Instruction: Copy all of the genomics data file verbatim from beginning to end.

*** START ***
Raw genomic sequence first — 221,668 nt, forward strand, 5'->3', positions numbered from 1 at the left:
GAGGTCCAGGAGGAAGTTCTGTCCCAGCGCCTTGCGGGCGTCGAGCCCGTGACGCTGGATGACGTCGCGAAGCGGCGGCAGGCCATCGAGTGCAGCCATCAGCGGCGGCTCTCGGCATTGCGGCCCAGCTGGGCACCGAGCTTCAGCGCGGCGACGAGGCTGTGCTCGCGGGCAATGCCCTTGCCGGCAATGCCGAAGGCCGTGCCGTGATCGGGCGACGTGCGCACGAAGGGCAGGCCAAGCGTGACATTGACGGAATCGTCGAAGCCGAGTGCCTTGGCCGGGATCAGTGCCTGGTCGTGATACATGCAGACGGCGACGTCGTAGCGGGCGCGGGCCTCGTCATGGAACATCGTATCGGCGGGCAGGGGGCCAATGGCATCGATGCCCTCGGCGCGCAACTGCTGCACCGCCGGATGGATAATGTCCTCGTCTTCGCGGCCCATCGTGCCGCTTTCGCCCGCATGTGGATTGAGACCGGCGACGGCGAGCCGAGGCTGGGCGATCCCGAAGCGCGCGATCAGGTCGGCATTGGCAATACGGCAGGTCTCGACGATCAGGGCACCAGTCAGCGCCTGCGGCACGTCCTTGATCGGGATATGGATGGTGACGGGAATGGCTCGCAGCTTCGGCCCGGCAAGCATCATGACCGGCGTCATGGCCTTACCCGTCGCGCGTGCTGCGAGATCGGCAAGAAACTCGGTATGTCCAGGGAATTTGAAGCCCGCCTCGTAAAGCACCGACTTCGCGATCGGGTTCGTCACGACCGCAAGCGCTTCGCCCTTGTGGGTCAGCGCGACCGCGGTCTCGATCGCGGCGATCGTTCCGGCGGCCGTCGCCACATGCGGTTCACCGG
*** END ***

Raw genomic sequence first — 221,668 nt, forward strand, 5'->3', positions numbered from 1 at the left:
GAGGTCCAGGAGGAAGTTCTGTCCCAGCGCCTTGCGGGCGTCGAGCCCGTGACGCTGGATGACGTCGCGAAGCGGCGGCAGGCCATCGAGTGCAGCCATCAGCGGCGGCTCTCGGCATTGCGGCCCAGCTGGGCACCGAGCTTCAGCGCGGCGACGAGGCTGTGCTCGCGGGCAATGCCCTTGCCGGCAATGCCGAAGGCCGTGCCGTGATCGGGCGACGTGCGCACGAAGGGCAGGCCAAGCGTGACATTGACGGAATCGTCGAAGCCGAGTGCCTTGGCCGGGATCAGTGCCTGGTCGTGATACATGCAGACGGCGACGTCGTAGCGGGCGCGGGCCTCGTCATGGAACATCGTATCGGCGGGCAGGGGGCCAATGGCATCGATGCCCTCGGCGCGCAACTGCTGCACCGCCGGATGGATAATGTCCTCGTCTTCGCGGCCCATCGTGCCGCTTTCGCCCGCATGTGGATTGAGACCGGCGACGGCGAGCCGAGGCTGGGCGATCCCGAAGCGCGCGATCAGGTCGGCATTGGCAATACGGCAGGTCTCGACGATCAGGGCACCAGTCAGCGCCTGCGGCACGTCCTTGATCGGGATATGGATGGTGACGGGAATGGCTCGCAGCTTCGGCCCGGCAAGCATCATGACCGGCGTCATGGCCTTACCCGTCGCGCGTGCTGCGAGATCGGCAAGAAACTCGGTATGTCCAGGGAATTTGAAGCCCGCCTCGTAAAGCACCGACTTCGCGATCGGGTTCGTCACGACCGCAAGCGCTTCGCCCTTGTGGGTCAGCGCGACCGCGGTCTCGATCGCGGCGATCGTTCCGGCGGCCGTCGCCACATGCGGTTCACCGG